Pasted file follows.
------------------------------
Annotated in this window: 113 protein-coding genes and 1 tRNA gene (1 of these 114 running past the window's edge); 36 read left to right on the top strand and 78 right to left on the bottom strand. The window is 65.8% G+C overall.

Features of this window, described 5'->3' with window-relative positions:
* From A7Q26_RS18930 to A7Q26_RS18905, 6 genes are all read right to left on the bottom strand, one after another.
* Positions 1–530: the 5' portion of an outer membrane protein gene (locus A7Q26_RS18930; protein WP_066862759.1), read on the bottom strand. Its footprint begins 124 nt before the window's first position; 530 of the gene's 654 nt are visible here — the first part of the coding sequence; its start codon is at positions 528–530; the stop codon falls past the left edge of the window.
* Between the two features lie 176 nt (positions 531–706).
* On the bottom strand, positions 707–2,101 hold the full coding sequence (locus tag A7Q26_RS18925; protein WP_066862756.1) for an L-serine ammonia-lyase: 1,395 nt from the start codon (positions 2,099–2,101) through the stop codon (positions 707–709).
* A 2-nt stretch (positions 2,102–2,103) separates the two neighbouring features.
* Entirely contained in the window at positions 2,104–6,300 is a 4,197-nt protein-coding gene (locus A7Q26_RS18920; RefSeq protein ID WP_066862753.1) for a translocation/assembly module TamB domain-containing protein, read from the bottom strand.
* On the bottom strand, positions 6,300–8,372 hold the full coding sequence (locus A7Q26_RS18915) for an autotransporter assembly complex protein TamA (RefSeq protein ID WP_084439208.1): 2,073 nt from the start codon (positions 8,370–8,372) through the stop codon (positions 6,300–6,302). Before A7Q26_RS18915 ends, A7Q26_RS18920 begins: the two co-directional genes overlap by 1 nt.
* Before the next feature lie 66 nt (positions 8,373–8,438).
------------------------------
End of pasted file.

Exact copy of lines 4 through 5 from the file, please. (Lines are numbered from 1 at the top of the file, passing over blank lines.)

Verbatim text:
* Positions 1–530: the 5' portion of an outer membrane protein gene (locus A7Q26_RS18930; protein WP_066862759.1), read on the bottom strand. Its footprint begins 124 nt before the window's first position; 530 of the gene's 654 nt are visible here — the first part of the coding sequence; its start codon is at positions 528–530; the stop codon falls past the left edge of the window.
* Between the two features lie 176 nt (positions 531–706).